Summer 2003

Doreen Thomas -- Technological Literacy Toward Technological Fluency
by Randal Pinkett

This article is part three of a three-part series that shares case studies from the Creating Community Connections Project, an ongoing effort at Camfield Estates, a predominantly African-American, low- to moderate-income housing development in Roxbury, MA, since 1999. As part of this project, MIT researchers have worked with residents to establish a technological infrastructure by offering every family a new computer, software, and high-speed Internet connection, along with comprehensive course and a web-based community building system. The project combines these elements in an effort to achieve a social and cultural resonance that integrates both community technology and community building by leveraging indigenous assets.

The first article in this series, "Edna Jackson, Technology and Community Building: From Staunchest Opponent to Greatest Proponent,” profiled Edna Jackson, a senior citizen and survivor of emphysema, and demonstrated the positive influence a community can exert on its members. The second installment portrayed the experiences of the resident project leader Rodney Williams, a college student, and his evolution throughout the initiative. This third and final narrative shares the story of Doreen Thomas, and provides a deeper context for understanding what it means to move from technological literacy toward technological fluency as an entrepreneur.

The Story of Doreen Thomas

The year was 1986 and Doreen Thomas, a single mother of three, was unemployed and in search of her next position. One year earlier she left her job working on the bar scene to pursue a family day care operation run out of her home. When she became dissatisfied with childcare as a long-term career move, she worked an interim job. During that time Doreen, a graduate of hairdressing school, was reminded of her degree in cosmetology that she had successfully completed a few years ago. This prompted her to take an open position at a local hair salon.

Unimpressed with their level of service and professionalism, she quickly came to the conclusion that she could a run a better hair salon herself. After only eight weeks of employment. she quit this job, convinced two of her close friends to contribute the $1,100 she needed as a deposit, along with an additional $5,000 to purchase equipment and furniture, and secured a storefront on Tremont St. in Roxbury. As a result, on August 19, 1986, A-1 Concepts of Hair Gallery, Inc. was founded.

Doreen, a resident at Camfield since 1972 and long-time member of the adjacent People’s Baptist Church, is one of a number of small business owners at the development. An extremely confident and outspoken woman, she is also one of the founding members of the Camfield Tenants Association where she remains active to this day, along with her youngest daughter.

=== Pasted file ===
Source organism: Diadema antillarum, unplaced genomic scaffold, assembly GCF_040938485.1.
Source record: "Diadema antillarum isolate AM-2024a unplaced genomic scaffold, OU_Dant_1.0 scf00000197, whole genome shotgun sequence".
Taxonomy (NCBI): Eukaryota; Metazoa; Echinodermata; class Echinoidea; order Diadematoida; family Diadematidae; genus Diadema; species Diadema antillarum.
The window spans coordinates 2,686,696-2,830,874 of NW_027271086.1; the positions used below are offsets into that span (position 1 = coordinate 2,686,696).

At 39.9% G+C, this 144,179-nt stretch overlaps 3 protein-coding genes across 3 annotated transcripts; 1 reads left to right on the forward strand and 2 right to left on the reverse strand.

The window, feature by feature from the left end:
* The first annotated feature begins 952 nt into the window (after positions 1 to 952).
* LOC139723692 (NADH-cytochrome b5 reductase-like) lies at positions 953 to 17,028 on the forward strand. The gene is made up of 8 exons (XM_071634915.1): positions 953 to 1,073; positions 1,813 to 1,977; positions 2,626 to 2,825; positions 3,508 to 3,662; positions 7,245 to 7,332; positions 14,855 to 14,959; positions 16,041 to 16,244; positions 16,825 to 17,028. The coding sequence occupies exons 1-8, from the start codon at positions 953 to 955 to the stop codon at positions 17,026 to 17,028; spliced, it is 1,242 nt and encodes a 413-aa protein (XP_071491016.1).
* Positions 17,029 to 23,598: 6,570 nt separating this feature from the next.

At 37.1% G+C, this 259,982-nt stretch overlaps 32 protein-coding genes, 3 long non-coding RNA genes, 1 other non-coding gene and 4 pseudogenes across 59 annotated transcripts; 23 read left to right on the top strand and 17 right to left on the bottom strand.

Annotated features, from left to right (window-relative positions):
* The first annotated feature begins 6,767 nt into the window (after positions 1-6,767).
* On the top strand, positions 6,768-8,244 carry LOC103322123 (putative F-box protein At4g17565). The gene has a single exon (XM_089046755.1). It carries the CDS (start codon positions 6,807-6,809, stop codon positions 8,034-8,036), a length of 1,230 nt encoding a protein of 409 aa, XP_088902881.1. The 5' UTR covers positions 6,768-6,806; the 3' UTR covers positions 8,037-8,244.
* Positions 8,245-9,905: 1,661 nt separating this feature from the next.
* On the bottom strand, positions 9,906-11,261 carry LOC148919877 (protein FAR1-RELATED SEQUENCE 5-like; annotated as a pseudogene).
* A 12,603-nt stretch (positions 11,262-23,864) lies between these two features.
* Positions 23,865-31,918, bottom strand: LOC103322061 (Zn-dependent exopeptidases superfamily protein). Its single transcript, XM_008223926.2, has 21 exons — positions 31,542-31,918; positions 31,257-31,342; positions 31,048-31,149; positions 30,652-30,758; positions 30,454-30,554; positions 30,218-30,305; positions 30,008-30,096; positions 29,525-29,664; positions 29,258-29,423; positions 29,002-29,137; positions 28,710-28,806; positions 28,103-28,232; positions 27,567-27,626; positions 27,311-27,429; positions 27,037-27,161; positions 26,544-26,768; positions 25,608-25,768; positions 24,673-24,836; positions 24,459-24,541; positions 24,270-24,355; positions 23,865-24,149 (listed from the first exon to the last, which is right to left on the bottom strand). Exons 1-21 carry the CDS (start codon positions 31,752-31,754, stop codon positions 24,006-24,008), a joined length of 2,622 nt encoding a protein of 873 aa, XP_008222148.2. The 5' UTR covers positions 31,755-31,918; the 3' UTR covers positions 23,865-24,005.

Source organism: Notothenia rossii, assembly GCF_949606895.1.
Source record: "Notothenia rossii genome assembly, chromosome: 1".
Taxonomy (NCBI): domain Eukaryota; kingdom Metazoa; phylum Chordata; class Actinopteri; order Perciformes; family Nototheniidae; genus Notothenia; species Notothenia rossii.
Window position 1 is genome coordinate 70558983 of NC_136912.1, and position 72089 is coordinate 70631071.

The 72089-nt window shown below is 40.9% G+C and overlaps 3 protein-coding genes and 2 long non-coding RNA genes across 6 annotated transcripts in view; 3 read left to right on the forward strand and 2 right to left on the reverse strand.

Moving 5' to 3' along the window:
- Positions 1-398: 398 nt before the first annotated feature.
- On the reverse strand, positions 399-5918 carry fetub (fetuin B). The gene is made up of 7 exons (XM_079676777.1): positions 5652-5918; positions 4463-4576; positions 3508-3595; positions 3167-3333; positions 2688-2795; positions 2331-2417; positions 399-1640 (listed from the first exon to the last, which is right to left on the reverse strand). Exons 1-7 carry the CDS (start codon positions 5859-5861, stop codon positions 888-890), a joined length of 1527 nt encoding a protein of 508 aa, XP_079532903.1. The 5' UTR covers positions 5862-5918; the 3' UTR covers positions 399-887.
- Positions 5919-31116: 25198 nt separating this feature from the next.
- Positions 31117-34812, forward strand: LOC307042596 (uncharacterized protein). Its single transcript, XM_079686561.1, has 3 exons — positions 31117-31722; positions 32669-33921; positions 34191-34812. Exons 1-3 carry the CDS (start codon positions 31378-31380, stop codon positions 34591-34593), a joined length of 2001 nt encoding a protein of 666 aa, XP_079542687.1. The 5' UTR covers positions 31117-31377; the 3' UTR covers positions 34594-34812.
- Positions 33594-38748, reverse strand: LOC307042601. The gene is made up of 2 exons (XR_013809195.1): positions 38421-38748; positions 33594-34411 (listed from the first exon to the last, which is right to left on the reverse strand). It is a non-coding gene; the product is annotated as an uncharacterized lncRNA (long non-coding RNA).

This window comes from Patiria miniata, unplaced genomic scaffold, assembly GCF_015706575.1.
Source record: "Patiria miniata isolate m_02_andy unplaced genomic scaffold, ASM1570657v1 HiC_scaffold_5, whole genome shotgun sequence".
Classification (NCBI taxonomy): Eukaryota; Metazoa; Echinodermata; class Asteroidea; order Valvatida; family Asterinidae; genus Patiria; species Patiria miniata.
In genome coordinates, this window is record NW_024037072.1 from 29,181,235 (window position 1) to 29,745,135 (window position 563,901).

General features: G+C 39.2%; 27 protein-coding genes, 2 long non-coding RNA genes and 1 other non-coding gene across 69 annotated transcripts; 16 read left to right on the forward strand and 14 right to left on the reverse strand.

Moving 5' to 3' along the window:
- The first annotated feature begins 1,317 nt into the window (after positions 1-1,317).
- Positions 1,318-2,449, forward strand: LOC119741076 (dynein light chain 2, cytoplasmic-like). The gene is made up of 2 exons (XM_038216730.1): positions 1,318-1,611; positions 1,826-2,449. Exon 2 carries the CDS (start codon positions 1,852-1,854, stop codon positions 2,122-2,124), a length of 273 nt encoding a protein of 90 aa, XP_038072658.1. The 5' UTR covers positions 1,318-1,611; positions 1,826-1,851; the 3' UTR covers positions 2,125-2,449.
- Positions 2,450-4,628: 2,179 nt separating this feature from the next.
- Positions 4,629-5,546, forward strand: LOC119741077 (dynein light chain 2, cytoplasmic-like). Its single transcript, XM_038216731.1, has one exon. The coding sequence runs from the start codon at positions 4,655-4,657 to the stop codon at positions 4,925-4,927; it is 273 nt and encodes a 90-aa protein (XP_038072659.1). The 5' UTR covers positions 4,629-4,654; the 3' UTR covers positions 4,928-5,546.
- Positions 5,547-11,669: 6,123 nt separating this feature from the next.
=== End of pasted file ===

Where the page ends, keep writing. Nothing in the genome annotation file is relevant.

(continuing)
Preparing for the 21st Century

When the Camfield Estates-MIT project arrived, Dorreen was one of the first to sign up for the program. She had been using computers and the Internet for a number of years as a result of using a computer to manage A-1’s operations, including general record keeping, a customer tracking database, and a web site. However, she had not previously enrolled in a computer course, which limited her use primarily to sending/receiving e-mail and browsing the web.

"I had already purchased about three computers… but I had very limited skills on the computer. I knew how to put my data in at the salon,” said Dorreen. “What other kinds of things was I doing? Personal. No work. Like, my girlfriend lives in Connecticut. She was e-mailing me and stuff. Yeah, that was about it. Susan would e-mail, too, and that was it. Then go on different web sites when you see them on TV and go see what they have. You know, get information.”

In addition to the prospects of a new computer and high-speed Internet access, one of the attractive features of the project was the opportunity to augment her skills. She completed the ten-week course along with the other participants in Round I, and received her computer on November 15, 2000. However, what was perhaps of greater benefit than any specific skill she acquired during the course was a completely new attitude toward learning. “I’m more confident now,” she says. “I can do more. I didn’t know before, now I do now.”

Armed with a new set of competencies and a new perspective, in January 2001, Doreen happened upon a booklet in her mailbox from an independent distributor for the Herbalife company. “Sometimes you look at stuff, and it looks good to you [and] you read it. And sometimes you get stuff that doesn’t look good and you just throw it way, right? So this day I happened to look at the book, and I said, ‘Oh.’ So I read it. I read the whole book, [and] being I had a computer I went, and I pulled up the stuff… I read all the information, and it sounded good to me.” It sounded so good, in fact, that Doreen decided to contact the distributor, a woman named Chris.